African monsoon teleconnections with tropical SSTs: validation and evolution in a set of IPCC4 simulations
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- Joly, M., Voldoire, A., Douville, H. et al. Clim Dyn (2007) 29: 1. doi:10.1007/s00382-006-0215-8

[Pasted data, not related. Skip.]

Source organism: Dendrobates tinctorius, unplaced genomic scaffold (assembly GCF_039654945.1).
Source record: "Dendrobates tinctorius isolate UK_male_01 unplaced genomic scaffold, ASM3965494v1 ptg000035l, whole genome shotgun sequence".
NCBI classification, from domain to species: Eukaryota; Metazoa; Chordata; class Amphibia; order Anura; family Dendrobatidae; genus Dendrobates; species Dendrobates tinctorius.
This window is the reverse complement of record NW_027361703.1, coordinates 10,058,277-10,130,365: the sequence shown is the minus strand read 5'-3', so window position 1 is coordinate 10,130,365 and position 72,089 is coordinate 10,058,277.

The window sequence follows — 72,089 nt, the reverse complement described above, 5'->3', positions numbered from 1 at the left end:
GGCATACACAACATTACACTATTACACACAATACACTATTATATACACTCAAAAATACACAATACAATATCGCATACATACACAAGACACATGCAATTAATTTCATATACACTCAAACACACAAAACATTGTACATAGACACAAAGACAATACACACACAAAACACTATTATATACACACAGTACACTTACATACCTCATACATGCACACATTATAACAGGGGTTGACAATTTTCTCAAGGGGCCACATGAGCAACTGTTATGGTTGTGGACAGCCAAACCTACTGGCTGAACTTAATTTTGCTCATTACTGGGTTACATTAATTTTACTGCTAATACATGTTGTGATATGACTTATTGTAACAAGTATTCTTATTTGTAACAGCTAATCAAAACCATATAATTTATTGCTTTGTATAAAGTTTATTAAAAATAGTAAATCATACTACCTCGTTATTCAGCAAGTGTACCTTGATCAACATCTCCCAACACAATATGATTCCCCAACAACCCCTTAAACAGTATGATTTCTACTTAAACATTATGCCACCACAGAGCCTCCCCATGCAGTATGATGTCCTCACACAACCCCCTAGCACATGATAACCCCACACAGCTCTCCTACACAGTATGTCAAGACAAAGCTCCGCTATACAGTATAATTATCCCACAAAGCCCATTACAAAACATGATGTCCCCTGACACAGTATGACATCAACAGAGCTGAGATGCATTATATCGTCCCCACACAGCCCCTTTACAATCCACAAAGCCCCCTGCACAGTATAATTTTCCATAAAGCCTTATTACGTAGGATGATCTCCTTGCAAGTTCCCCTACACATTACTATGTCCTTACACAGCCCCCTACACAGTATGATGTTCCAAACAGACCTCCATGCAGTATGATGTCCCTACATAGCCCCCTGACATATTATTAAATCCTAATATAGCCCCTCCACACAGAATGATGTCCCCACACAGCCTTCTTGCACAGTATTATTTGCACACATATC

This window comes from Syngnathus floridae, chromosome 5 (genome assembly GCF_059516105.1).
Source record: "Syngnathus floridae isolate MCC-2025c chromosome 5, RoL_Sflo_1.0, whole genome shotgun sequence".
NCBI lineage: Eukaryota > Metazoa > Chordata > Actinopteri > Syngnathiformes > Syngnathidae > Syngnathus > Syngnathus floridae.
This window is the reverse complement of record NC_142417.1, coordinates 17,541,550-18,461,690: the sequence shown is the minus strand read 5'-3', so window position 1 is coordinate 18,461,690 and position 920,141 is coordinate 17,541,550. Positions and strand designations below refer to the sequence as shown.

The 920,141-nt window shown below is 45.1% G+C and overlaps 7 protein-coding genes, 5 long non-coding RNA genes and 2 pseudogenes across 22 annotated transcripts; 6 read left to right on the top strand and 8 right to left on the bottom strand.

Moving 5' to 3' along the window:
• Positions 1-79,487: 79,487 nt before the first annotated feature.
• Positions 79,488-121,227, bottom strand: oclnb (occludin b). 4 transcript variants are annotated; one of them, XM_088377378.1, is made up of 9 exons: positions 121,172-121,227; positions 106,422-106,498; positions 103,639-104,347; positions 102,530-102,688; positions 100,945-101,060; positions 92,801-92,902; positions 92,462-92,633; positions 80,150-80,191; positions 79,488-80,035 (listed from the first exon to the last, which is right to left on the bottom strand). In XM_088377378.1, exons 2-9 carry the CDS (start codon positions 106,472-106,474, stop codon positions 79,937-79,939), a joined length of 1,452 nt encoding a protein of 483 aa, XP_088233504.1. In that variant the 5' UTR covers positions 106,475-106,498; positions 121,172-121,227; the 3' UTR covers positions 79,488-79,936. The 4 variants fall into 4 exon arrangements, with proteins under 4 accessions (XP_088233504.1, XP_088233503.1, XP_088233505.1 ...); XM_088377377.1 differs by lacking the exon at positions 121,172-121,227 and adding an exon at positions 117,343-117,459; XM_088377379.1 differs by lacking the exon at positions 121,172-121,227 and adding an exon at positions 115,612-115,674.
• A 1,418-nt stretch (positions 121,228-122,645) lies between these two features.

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A set of 12 state-of-the-art coupled ocean-atmosphere general circulation models (OAGCMs) is explored to assess their ability to simulate the main teleconnections between the West African monsoon (WAM) and the tropical sea surface temperatures (SSTs) at the interannual to multi-decadal time scales. Such teleconnections are indeed responsible for the main modes of precipitation variability observed over West Africa and represent an interesting benchmark for the models that have contributed to the fourth Assessment Report of the Intergovernmental Panel on Climate Change (IPCC4). The evaluation is based on a maximum covariance analysis (MCA) applied on tropical SSTs and WAM rainfall. To distinguish between interannual and multi-decadal variability, all datasets are partitioned into low-frequency (LF) and high-frequency (HF) components prior to analysis. First applied to HF observations, the MCA reveals two major teleconnections. The first mode highlights the strong influence of the El Niño Southern Oscillation (ENSO). The second mode reveals a relationship between the SST in the Gulf of Guinea and the northward migration of the monsoon rainbelt over the West African continent. When applied to HF outputs of the twentieth century IPCC4 simulations, the MCA provides heterogeneous results. Most simulations show a single dominant Pacific teleconnection, which is, however, of the wrong sign for half of the models. Only one model shows a significant second mode, emphasizing the OAGCMs’ difficulty in simulating the response of the African rainbelt to Atlantic SST anomalies that are not synchronous with Pacific anomalies. The LF modulation of these HF teleconnections is then explored through running correlations between expansion coefficients (ECs) for SSTs and precipitation. The observed time series indicate that both Pacific and Atlantic teleconnections get stronger during the twentieth century. The IPCC4 simulations of the twentieth and twenty-first centuries do not show any significant change in the pattern of the teleconnections, but the dominant ENSO teleconnection also exhibits a significant strengthening, thereby suggesting that the observed trend could be partly a response to the anthropogenic forcing. Finally, the MCA is also applied to the LF data. The first observed mode reveals a well-known inter-hemispheric SST pattern that is strongly related to the multi-decadal variability of the WAM rainfall dominated by the severe drying trend from the 1950s to the 1980s. Whereas recent studies suggest that this drying could be partly caused by anthropogenic forcings, only 5 among the 12 IPCC4 models capture some features of this LF coupled mode. This result suggests the need for a more detailed validation of the WAM variability, including a dynamical interpretation of the SST–rainfall relationships.